It would be erroneous to suppose that the later Renaissance was entirely given over to perversions and over-elaborations of its earlier designs. Much was done that was at least imposing and monumental, and much that was comparatively simple, although in all these cases the mechanical quality of the detail carvings in capitals and surface ornaments is to be observed. In other cases a somewhat cold and bare appearance, owing to the absence of ornament in detail, is often apparent.
St. Paul’s Cathedral in London (Sir Christopher Wren) may be instanced as a case fairly described by the general hints of the above paragraph. An instance of this cold but still monumental style may also be found in the Cathedral of Versailles, selected for a view because it offers an available photograph illustrative of this class of later Renaissance art (Fig. 25). The Poli Palace at Rome, with the façade fronting the Fountain of Trevi, is a fine illustration of the monumental qualities frequently found in late Renaissance style (Fig. 26).
On the other hand it would be difficult to find in church interiors any making pretensions to importance which are not disfigured by the arbitrary and broken lines and details of the shrines, tombs, and altars.
In its later days the Renaissance was at its best in localities where a simple taste and simple life forbade the effort at extravagant display or were, by virtue of the personal dignity and republican virtues of the population, superior to it. Such a locality was Holland, and we may find hints on this point in the views from Leyden (Figs. 55, 56).
One of these views reproduces a seventeenth century house of some fame on account of its historic associations with the life of the Puritan leader, John Robinson.
This house, built in 1683, stands on the site of the earlier one which he occupied. Its appearance will recall many of the Colonial houses of our own country and will remind us under what guise the Italian style of the Renaissance was familiar to our own immediate forefathers.
The Dutch Renaissance exercised decisive influence both on England and on America, and explains the superior simplicity of the so-called style of Queen Anne (English eighteenth century Renaissance) and of our own socalled “Colonial style” (early American Renaissance). The way and manner in which the Netherland influence affected both England and America has been best explained by a book already quoted Douglas Campbell’s ” The Puritan in Holland, England, and America.”
To return finally for a moment to the sixteenth century period of superior art, let us remember here, also, that at a given date the contemporary building of France or Germany may be superior to a given one in Italy; because as the style moved from south to north and northwest, it largely traveled from point to point by gradual geographical contact as well as by sudden transportation by means of an imported Italian architect, or through a native architect who had studied in Italy.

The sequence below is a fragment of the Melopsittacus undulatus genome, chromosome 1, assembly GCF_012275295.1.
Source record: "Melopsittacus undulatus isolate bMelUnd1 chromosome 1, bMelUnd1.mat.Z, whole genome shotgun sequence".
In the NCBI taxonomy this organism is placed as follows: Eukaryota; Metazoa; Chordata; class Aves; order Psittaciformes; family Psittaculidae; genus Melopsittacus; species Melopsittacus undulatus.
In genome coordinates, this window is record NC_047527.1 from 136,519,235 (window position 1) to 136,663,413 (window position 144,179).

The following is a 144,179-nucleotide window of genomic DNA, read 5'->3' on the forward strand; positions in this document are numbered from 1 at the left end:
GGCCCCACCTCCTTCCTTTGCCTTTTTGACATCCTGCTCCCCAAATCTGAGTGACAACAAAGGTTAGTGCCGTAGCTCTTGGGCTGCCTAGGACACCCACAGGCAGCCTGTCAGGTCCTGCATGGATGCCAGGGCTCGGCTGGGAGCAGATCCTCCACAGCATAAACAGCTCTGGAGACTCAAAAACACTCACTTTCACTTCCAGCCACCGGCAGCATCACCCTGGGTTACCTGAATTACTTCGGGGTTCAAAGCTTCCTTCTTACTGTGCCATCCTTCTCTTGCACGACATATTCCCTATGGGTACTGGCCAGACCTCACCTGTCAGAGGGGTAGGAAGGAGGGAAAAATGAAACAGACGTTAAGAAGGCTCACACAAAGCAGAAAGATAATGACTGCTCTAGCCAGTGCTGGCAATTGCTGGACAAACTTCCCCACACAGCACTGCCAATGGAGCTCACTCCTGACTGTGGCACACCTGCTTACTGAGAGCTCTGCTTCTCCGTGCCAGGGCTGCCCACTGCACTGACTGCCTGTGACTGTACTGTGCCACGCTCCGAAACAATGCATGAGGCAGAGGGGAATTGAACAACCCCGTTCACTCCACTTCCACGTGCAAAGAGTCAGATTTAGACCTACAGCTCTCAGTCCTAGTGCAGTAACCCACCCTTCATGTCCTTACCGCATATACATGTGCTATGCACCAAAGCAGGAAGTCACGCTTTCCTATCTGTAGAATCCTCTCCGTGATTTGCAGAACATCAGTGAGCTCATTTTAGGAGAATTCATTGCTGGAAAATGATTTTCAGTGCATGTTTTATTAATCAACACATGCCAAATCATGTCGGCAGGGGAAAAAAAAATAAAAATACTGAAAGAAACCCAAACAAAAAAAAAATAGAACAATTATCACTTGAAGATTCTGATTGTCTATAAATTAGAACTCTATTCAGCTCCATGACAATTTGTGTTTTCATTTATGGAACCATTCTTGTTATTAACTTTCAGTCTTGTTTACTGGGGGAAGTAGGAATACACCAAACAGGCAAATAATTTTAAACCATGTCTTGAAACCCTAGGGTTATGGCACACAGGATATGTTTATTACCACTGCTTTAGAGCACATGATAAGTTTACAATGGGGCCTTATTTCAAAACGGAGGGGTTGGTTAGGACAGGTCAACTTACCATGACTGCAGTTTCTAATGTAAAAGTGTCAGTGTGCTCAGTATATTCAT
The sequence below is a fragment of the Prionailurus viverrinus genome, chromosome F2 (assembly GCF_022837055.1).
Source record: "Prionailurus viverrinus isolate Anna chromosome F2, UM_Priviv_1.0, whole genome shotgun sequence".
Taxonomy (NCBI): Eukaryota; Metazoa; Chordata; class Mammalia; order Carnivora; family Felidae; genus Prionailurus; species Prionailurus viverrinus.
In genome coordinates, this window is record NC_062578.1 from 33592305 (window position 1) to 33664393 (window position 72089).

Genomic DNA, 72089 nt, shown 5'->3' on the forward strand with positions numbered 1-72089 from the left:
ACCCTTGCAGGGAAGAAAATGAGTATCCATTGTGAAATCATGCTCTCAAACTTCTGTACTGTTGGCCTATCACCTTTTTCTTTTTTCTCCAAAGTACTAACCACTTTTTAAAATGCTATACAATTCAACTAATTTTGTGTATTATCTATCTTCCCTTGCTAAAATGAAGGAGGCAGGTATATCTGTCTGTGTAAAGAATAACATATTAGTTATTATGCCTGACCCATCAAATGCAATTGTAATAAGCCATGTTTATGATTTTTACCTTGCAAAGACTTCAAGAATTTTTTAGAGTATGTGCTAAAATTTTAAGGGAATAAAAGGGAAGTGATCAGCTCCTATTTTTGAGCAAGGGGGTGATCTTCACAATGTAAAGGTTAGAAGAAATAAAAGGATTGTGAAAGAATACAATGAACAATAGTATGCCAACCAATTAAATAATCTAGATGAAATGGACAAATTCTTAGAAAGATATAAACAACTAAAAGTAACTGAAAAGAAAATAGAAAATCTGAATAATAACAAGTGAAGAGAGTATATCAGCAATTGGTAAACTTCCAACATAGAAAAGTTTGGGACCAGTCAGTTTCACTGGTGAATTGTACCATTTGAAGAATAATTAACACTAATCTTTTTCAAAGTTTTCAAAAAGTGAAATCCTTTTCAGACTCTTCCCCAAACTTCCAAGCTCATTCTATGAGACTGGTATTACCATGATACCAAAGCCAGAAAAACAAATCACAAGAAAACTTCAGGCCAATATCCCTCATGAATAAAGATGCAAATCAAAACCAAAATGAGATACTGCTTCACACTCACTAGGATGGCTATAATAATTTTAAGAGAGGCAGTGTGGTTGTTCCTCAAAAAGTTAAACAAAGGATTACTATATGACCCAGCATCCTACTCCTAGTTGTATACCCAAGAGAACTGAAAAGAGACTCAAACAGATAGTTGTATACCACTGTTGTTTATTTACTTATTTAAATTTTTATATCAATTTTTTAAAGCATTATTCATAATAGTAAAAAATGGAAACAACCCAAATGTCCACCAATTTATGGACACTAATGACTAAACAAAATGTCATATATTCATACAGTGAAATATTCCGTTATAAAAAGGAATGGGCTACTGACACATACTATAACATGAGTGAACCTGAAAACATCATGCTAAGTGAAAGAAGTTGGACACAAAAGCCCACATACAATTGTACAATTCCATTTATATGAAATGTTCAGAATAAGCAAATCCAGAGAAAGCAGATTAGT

Hence, as the history of the Renaissance all over Europe is one of an early period of more spontaneous and vital energy as succeeded by another of more mechanical and colder art, and as the movement started from an Italian center, it follows that the North may reflect at a later time an earlier stage of the Italian inspiration. Throw a stone into the middle of a pool of water, and when the last ripples are reaching its circumference the center has become quiescent. This is an illustration of the course of historic influence. It is doubtful if Italy can offer a parallel for the given time to the sixteenth century castle façades of German Heidelberg, which it had inspired. Some of my most significant illustrations for the vigor and life of early Renaissance Italian art are borrowed from France (Figs. 10, 11, 14, 18, 21, 34).
France and Spain were, by blood and by sympathies of history and of Roman traditions, most nearly allied to Italy, and most susceptible of a native and original continuance of the Italian movement reviving the memory of Rome. But of these two countries, France was geographically nearer to Italy, and alone geographically in contact with it. Moreover, the French population had a lively, vivacious, and susceptible taste which most quickly responded to the Italian influence. The castles and country-seats of the French Renaissance are, taken in bulk, beyond any dispute the most interesting monuments of the style outside of Italy.
An account of the more recent history of modern architecture is reserved for a later chapter.
( Originally Published 1894 )